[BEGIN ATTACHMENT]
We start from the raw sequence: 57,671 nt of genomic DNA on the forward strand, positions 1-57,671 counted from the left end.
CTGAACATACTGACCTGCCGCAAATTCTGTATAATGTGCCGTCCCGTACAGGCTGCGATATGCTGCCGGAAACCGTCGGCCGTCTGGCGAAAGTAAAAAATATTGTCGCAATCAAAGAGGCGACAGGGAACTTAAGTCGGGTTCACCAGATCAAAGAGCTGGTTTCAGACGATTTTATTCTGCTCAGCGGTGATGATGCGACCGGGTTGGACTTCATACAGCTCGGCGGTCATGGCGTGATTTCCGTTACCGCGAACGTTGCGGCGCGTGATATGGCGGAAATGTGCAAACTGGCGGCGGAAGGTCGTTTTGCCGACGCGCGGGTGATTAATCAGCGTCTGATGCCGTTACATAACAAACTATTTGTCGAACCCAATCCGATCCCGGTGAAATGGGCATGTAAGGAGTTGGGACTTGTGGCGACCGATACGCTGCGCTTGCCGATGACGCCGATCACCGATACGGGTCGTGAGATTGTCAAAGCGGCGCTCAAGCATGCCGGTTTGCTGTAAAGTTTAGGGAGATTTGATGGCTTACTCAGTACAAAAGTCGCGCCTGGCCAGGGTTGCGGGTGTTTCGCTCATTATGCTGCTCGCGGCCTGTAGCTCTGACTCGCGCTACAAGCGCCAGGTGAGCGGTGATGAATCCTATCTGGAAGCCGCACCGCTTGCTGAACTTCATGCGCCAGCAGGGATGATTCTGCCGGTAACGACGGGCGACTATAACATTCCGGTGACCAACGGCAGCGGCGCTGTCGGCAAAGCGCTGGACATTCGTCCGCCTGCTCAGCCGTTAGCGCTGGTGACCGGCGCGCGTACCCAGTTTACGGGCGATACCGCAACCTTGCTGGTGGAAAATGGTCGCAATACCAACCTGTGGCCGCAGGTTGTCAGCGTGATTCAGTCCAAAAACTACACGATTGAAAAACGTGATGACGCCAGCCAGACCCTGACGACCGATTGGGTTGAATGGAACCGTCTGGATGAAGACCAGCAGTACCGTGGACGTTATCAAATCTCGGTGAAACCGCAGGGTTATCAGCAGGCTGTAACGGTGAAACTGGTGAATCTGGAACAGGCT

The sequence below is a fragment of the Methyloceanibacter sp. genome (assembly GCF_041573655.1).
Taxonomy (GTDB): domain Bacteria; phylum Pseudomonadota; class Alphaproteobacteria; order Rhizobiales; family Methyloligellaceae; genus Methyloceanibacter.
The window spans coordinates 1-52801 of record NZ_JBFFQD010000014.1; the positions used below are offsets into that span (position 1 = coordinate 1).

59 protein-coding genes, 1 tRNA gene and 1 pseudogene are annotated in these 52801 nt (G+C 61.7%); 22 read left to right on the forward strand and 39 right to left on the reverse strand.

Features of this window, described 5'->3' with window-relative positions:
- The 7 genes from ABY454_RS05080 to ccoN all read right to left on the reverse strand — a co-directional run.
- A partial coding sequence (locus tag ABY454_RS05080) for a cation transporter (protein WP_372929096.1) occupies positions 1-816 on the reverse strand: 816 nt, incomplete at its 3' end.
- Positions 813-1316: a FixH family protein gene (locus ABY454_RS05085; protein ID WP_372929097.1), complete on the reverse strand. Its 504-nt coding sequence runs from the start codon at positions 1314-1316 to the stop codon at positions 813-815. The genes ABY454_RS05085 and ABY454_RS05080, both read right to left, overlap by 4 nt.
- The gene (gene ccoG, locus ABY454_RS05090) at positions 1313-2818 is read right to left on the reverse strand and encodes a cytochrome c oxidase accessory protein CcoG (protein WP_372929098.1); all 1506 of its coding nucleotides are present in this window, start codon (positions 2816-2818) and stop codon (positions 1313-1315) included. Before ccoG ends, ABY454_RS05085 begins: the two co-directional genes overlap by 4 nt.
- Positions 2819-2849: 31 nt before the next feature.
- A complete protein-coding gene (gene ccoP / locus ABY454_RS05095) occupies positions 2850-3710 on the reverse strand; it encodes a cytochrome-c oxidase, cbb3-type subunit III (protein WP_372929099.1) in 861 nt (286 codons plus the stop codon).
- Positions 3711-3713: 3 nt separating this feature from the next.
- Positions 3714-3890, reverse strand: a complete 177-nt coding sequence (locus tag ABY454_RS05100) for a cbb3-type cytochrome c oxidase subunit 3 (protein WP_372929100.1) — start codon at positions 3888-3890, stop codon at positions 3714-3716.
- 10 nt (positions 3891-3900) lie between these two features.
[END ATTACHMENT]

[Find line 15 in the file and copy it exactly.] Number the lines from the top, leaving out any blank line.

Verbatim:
- Positions 3714-3890, reverse strand: a complete 177-nt coding sequence (locus tag ABY454_RS05100) for a cbb3-type cytochrome c oxidase subunit 3 (protein WP_372929100.1) — start codon at positions 3888-3890, stop codon at positions 3714-3716.